On Wednesdays I cover a random topic related to development and today I want to discuss some of the top developer books that have helped me grow as a programmer over the years.
Considering that there are thousands of programming languages and frameworks, along with near countless design patterns it wouldn’t make sense to list off the top developer books related to a specific programming language. For example, I loved going through “The Well-Grounded Rubyist” by David Black, but that wouldn’t help you much if you’re a C# programmer.
With that in mind this is a list of books I’ve gone through that you can go through regardless of what language or framework you use, the goal of these books is how you can become the best developer that you can be with a focus on the best ways to become a true coding craftsman.
Top Developer Books
The first in the list of top developer books is “So Good They Can’t Ignore You: Why Skills Trump Passion in the Quest for Work You Love” by Cal Newport. Newport is one of my favorite writers, with his experience as a computer scientist, he does a great job of combining research with real world application. In this book he discusses how the true path to fulfillment is not following your passion, but instead focusing on becoming the very best at whatever you do, and he gives practical recommendations and examples of how you can you can accomplish it.
The next book is the “Originals: How Non-Conformists Move the World” by Adam Grant. The COO of Facebook wrote the forward for this book and walks through examples of people who challenged the status quo and changed the face of the technology world. Grant uses practical examples to illustrate the character traits of tech leaders great and small. He also does a great job of picking out details of people’s lives that I hadn’t noticed before.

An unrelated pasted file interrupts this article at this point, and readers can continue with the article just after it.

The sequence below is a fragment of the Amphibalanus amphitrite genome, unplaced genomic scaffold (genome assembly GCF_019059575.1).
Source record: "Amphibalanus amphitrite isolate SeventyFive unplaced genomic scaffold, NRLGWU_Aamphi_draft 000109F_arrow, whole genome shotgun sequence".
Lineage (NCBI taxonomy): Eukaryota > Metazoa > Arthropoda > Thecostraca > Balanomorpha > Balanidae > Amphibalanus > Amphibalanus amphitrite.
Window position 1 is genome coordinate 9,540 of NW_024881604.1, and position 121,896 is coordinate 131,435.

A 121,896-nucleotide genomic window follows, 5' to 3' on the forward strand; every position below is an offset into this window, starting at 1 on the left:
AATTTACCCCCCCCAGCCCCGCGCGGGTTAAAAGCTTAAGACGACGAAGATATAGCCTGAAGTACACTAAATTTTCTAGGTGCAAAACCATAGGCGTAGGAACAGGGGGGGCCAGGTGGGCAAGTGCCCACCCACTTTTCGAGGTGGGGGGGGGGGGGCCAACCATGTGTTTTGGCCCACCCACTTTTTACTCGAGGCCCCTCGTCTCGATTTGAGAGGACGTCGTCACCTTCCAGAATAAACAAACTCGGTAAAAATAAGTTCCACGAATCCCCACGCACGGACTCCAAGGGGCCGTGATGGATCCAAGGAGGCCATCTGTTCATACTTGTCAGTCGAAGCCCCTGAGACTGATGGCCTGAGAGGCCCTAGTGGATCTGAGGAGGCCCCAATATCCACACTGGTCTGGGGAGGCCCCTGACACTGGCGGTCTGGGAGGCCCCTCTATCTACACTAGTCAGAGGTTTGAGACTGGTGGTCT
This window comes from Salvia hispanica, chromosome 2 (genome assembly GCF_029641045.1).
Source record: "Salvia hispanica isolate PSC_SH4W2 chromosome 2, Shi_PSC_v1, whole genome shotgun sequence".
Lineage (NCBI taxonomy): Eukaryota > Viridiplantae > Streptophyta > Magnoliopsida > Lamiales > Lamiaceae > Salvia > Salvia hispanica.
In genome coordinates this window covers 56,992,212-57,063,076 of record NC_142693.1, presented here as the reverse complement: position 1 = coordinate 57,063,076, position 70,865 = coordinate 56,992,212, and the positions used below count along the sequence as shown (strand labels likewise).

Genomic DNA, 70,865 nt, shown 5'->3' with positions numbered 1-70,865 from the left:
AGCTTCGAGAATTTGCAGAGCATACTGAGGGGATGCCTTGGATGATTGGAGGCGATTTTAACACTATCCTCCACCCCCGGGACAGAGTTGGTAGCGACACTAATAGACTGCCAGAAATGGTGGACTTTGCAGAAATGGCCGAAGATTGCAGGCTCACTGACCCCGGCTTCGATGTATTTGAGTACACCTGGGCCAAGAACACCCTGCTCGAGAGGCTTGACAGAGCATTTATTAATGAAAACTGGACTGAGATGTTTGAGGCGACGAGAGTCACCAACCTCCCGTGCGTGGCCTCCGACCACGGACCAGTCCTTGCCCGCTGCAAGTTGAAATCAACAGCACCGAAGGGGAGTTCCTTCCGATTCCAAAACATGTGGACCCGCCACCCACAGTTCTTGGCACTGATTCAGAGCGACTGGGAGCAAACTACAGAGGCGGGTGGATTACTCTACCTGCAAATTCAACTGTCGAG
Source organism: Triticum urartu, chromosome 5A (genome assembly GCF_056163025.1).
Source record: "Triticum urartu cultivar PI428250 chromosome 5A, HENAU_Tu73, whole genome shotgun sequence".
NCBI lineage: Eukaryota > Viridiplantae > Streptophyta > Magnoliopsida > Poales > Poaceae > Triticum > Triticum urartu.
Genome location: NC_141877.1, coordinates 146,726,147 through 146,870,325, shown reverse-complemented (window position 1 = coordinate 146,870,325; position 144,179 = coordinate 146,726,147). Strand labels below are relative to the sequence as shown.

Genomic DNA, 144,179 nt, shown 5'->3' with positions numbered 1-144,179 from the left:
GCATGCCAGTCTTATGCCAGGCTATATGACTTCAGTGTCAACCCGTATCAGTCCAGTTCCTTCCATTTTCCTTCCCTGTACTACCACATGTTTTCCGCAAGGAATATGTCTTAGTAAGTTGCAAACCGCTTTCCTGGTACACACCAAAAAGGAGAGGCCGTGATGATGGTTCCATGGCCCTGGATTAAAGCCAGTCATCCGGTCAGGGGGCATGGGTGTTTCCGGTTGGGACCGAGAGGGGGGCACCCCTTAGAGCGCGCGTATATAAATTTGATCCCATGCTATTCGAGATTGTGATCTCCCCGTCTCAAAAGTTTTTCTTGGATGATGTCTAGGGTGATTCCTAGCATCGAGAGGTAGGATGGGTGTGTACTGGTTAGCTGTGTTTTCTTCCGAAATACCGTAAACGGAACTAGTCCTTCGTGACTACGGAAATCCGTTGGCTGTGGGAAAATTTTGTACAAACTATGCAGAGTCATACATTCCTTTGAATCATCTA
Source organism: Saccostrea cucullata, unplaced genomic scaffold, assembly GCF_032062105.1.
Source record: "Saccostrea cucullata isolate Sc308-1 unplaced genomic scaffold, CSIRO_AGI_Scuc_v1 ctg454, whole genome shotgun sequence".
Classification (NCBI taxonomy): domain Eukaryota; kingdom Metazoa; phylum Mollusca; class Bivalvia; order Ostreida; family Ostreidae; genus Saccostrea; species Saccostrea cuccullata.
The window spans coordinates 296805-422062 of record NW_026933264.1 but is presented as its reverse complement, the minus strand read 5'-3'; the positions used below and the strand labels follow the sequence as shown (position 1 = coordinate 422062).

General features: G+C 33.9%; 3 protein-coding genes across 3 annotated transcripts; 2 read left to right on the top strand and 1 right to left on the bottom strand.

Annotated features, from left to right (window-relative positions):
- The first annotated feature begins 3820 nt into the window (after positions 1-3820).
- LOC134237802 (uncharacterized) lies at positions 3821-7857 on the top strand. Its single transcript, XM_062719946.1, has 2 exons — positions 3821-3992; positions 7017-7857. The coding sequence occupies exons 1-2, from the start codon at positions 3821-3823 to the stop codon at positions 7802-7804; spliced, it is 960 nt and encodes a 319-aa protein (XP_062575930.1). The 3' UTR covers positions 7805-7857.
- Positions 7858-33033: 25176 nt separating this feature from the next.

Another Cal Newport book, “Deep Work” is the next one on the list. Newport is a computer science professor at Georgetown University, and his experience as a teacher really shines through in this book. Throughout the book he gives practical advice on how to become an expert at any task that you’re willing to be diligent with. He also backs up his strategies with real world examples and research.
Next on the list is “The Innovators: How a Group of Hackers, Geniuses, and Geeks Created the Digital Revolution” by Walter Isaacson. I think I went through this book in about three days, it was absolutely riveting. Starting a few hundred years ago with Ada Lovelace and going through modern technology times, Isaacson gives a mini biography on the individuals involved in ushering in the technological revolution. As a developer it was inspiring and insightful to hear all of the stories about the people who built the systems that I work on each day.
Last on this list is “Sprint: How to Solve Big Problems and Test New Ideas in Just Five Days” by Googler Jake Knapp. There are countless times when I get stuck on a big feature for an application, this book does a great job in giving a practical system for building significant features in a very short period of time. The strategies revolve around a high level of focus on a single task and having a structured product development plan.
As you may have noticed there is a common theme among the books, which is having real world strategies and examples of how to become successful as a developer. The task of learning how to code is never over, each day there is something new to learn, and with the strategies outlined in these books you can put together a structured path to continuous improvement.